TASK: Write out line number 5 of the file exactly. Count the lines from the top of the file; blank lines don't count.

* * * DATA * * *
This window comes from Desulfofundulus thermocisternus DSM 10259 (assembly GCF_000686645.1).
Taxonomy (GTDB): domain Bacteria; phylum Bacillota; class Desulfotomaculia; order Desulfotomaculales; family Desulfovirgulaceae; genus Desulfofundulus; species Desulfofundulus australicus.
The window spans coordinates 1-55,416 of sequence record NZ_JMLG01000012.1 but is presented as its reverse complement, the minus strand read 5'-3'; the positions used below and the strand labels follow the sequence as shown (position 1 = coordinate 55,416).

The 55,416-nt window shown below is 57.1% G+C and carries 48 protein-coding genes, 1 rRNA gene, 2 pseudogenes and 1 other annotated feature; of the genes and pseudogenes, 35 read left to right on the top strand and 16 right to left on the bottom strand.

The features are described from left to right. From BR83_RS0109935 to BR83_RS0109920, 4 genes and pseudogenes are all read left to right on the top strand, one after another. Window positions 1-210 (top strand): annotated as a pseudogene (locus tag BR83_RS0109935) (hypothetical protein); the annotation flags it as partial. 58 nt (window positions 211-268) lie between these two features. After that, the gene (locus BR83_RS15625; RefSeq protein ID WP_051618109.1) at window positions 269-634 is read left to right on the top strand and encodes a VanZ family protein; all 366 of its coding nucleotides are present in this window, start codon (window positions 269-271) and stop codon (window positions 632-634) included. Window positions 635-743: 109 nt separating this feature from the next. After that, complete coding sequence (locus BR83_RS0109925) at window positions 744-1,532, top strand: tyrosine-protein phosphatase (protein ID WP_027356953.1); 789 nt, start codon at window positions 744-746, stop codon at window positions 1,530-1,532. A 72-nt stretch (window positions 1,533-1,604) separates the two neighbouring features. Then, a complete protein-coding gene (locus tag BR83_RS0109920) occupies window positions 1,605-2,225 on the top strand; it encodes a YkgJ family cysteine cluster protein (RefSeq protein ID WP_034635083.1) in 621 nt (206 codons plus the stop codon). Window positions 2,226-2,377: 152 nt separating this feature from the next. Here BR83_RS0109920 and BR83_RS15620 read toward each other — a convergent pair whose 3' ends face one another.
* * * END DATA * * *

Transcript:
The features are described from left to right. From BR83_RS0109935 to BR83_RS0109920, 4 genes and pseudogenes are all read left to right on the top strand, one after another. Window positions 1-210 (top strand): annotated as a pseudogene (locus tag BR83_RS0109935) (hypothetical protein); the annotation flags it as partial. 58 nt (window positions 211-268) lie between these two features. After that, the gene (locus BR83_RS15625; RefSeq protein ID WP_051618109.1) at window positions 269-634 is read left to right on the top strand and encodes a VanZ family protein; all 366 of its coding nucleotides are present in this window, start codon (window positions 269-271) and stop codon (window positions 632-634) included. Window positions 635-743: 109 nt separating this feature from the next. After that, complete coding sequence (locus BR83_RS0109925) at window positions 744-1,532, top strand: tyrosine-protein phosphatase (protein ID WP_027356953.1); 789 nt, start codon at window positions 744-746, stop codon at window positions 1,530-1,532. A 72-nt stretch (window positions 1,533-1,604) separates the two neighbouring features. Then, a complete protein-coding gene (locus tag BR83_RS0109920) occupies window positions 1,605-2,225 on the top strand; it encodes a YkgJ family cysteine cluster protein (RefSeq protein ID WP_034635083.1) in 621 nt (206 codons plus the stop codon). Window positions 2,226-2,377: 152 nt separating this feature from the next. Here BR83_RS0109920 and BR83_RS15620 read toward each other — a convergent pair whose 3' ends face one another.